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Uzbekistan Says Won’t Rejoin Russia-Led Security Bloc

Wednesday 5 July 2017

TASHKENT (Reuters) — Uzbekistan has no plans to rejoin a post-Soviet security bloc led by Russia, Uzbek Foreign Minister Abdulaziz Kamilov said on Wednesday, indicating the country’s policy would remain the same despite a leadership change.

A former Soviet republic, Uzbekistan has had a rocky relationship with Moscow, and by extension the Collective Security Treaty Organisation (CSTO). It suspended its membership in the bloc between 1999 and 2006 and then quit it altogether in 2012.

In the same time, this October, Uzbekistan and Russia will hold their first joint military exercises since 2005, a dramatic move away from the anti-Russian policy of recently departed president Islam Karimov.

Following Karimov’s death from a stroke and pledges by his successor, former prime minister Shavkat Mirziyoyev, to develop a strategic partnership with Russia, some have wondered whether Tashkent would rejoin the military alliance. But, answering a question about it in a televised interview on Wednesday, Kamilov said: “The question of renewing our CSTO membership is not on the agenda […] There are no plans to discuss or review this matter in the future.”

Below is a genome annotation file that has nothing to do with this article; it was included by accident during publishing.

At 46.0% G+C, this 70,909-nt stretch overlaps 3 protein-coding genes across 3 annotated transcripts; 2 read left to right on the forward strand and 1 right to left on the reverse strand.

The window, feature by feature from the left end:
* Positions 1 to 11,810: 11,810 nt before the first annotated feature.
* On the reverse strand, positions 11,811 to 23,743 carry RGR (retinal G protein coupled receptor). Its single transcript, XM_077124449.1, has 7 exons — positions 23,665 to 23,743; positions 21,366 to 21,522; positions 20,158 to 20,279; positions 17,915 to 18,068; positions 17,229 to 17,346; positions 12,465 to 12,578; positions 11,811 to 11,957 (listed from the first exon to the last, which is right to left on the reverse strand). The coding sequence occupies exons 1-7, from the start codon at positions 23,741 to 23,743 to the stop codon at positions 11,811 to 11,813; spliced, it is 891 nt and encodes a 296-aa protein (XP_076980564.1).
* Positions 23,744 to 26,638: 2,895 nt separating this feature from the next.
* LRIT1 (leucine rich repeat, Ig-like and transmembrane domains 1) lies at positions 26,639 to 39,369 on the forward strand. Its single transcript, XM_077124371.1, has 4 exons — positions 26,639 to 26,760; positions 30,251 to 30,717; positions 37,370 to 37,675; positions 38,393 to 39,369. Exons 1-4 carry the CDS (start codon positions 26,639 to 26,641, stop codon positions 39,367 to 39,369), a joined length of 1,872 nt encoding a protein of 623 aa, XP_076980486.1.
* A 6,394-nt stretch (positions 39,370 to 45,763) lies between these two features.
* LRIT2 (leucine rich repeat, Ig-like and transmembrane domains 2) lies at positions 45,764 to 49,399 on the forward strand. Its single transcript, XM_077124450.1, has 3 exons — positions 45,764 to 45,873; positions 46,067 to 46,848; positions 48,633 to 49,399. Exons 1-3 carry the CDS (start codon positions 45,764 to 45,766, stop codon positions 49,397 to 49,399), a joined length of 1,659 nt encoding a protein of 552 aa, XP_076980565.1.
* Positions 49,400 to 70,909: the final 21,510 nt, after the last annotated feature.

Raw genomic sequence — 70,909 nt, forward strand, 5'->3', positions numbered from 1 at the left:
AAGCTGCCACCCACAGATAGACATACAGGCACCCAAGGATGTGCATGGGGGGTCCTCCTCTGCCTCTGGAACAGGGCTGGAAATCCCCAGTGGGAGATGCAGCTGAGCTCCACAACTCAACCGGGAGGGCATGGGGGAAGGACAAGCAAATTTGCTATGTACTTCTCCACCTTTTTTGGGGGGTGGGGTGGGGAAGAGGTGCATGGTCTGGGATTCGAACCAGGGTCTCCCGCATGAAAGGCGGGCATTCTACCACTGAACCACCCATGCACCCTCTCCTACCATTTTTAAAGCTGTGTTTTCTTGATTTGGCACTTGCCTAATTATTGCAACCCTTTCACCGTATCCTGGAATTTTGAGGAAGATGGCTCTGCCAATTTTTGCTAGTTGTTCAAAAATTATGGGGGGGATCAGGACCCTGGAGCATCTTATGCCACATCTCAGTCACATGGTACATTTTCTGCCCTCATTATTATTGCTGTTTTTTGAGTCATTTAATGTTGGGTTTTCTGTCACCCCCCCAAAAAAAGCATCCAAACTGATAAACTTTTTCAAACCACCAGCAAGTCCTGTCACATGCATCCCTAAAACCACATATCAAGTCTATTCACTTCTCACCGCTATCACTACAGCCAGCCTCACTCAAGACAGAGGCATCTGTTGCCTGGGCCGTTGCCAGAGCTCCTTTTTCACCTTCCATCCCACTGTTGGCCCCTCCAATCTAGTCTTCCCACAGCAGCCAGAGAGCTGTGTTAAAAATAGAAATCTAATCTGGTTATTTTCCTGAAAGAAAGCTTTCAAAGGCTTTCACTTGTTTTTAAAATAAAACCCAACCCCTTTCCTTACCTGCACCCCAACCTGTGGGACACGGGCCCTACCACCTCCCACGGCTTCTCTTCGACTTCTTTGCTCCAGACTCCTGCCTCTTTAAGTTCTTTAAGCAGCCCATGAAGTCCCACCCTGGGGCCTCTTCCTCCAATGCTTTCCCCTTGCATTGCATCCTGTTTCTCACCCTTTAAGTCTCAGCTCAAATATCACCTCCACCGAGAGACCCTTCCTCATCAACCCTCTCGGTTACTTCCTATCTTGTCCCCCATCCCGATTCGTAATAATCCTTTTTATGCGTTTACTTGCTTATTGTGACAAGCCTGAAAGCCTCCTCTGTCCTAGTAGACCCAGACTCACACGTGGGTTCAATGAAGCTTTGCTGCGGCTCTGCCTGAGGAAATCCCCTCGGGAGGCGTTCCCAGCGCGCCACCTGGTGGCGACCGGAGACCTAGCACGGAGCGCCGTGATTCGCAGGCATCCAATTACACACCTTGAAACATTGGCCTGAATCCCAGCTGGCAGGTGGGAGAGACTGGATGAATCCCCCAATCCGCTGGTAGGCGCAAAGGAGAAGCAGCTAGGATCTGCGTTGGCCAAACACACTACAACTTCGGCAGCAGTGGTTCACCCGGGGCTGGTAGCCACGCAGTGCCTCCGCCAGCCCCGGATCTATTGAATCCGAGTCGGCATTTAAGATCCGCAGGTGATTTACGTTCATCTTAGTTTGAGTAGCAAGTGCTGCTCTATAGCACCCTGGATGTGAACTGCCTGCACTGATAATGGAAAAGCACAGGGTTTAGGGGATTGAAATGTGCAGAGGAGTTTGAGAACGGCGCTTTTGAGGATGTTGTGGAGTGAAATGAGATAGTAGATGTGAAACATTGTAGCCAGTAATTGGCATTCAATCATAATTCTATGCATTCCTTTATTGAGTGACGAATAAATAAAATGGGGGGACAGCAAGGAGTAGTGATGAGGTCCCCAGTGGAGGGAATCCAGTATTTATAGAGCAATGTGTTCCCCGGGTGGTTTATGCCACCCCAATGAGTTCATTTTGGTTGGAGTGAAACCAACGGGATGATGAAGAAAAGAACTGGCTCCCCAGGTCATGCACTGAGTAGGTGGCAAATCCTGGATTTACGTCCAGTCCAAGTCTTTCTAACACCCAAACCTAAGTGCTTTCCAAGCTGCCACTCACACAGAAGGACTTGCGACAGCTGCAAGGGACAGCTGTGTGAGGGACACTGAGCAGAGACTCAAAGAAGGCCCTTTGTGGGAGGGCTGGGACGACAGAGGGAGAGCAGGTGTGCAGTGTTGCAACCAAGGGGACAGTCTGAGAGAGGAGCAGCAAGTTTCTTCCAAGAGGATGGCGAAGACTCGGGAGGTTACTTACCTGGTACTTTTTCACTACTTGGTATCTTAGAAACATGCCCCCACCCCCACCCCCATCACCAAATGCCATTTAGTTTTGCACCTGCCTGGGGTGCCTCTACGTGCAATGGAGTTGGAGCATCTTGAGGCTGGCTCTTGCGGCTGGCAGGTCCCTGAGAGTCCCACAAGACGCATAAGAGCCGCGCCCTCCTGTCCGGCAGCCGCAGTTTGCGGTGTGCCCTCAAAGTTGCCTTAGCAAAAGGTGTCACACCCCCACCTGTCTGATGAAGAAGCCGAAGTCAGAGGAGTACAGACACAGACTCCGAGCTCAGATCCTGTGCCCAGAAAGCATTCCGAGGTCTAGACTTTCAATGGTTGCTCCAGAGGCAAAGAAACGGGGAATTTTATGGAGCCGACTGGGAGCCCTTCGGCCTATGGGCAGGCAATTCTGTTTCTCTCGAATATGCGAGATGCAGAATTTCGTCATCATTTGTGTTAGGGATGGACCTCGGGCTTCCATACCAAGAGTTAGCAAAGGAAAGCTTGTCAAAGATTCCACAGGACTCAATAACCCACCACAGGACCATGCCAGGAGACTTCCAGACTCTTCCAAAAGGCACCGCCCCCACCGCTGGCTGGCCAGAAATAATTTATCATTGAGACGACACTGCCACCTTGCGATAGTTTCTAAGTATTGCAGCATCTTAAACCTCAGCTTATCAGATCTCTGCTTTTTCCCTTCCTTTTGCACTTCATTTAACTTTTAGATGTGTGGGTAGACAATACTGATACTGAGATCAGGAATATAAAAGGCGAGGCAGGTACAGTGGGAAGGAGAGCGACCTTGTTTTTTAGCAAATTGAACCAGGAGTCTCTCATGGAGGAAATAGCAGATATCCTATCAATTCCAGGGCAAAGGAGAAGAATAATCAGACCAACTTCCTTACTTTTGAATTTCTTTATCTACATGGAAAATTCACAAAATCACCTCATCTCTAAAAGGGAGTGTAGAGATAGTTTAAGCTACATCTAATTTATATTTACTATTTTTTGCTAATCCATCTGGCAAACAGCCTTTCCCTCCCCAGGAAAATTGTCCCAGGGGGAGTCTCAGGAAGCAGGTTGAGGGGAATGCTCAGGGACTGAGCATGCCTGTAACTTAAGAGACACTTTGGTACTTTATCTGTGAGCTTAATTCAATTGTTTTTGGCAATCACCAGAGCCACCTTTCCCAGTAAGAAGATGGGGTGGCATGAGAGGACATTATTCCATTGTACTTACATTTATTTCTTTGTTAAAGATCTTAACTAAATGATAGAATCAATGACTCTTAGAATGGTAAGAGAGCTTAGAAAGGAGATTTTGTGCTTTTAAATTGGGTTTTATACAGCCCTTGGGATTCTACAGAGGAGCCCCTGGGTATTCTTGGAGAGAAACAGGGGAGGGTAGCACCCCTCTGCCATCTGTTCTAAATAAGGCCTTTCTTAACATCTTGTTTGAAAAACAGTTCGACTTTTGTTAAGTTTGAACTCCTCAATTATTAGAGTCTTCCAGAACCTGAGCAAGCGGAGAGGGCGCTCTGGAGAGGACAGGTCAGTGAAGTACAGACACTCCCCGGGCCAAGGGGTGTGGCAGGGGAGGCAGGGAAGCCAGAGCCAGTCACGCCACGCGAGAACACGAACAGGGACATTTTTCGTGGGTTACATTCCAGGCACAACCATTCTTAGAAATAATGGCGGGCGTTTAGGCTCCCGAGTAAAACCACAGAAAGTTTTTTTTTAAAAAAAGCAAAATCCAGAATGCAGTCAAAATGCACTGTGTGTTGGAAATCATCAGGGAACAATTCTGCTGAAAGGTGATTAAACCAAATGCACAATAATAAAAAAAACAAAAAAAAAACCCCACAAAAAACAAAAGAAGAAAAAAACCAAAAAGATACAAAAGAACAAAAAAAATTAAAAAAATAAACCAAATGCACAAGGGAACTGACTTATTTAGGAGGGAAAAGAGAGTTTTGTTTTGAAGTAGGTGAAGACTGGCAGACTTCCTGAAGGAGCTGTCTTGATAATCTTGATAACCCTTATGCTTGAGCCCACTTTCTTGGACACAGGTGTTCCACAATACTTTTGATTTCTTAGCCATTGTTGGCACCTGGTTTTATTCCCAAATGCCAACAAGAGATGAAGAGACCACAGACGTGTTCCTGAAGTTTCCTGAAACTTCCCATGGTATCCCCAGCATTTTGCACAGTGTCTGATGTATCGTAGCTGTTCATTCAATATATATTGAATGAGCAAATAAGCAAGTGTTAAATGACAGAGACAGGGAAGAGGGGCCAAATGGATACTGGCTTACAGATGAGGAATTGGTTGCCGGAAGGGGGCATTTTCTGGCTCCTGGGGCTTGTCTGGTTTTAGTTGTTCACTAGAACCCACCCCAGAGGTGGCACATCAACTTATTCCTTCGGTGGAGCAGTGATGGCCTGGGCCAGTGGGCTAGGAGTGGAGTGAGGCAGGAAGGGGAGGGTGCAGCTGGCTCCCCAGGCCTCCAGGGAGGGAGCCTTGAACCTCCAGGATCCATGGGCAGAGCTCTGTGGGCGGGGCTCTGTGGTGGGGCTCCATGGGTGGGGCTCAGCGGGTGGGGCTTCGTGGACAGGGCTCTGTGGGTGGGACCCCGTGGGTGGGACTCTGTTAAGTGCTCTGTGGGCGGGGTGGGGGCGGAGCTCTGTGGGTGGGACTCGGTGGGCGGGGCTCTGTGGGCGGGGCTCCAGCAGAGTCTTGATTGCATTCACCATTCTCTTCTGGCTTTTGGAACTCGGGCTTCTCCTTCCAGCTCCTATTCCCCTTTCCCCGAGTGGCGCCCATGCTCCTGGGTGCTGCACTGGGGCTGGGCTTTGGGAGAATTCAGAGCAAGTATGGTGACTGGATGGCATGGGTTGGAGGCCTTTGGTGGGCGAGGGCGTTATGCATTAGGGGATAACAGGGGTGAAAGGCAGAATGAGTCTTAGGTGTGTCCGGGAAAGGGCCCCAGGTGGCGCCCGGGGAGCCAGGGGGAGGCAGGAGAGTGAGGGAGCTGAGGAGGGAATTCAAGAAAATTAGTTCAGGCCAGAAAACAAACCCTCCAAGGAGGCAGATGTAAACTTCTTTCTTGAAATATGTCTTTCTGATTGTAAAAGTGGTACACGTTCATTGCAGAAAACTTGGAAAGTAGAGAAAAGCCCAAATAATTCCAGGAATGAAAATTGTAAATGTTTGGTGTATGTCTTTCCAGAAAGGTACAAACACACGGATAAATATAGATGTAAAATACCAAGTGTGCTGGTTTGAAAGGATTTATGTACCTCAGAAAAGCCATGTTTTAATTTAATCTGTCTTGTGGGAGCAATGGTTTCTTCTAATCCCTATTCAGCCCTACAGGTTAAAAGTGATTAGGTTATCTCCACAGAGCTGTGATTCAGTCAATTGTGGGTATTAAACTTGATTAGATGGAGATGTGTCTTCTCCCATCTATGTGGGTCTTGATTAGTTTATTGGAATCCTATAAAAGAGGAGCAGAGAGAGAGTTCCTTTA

Russia has used the CSTO, along with the Eurasian Economic Union, another regional bloc focused on trade, to project influence across most of the former Soviet Union. It regards Central Asia as an area of strategic interest. But only three out of the region’s five nations — Kazakhstan, Kyrgyzstan and Tajikistan, whose combined populations are smaller than that of Uzbekistan — are CSTO members.

However, in log run, the enclaved Uzbekistan, surrounded by CSTO countries, has little choice and sooner or later has to warm up its relations with Moscow, especially if Iran joins CSTO. Indded, in May 2007 the CSTO secretary-general Nikolai Bordyuzha suggested Iran could join the CSTO saying: “The CSTO is an open organization. If Iran applies in accordance with our charter, we will consider the application.” If Iran joined it would be the first state outside the former Soviet Union to become a member of the organization. With its 90 mln population, Iran would seriously weigh in on the capacity of the organisation.

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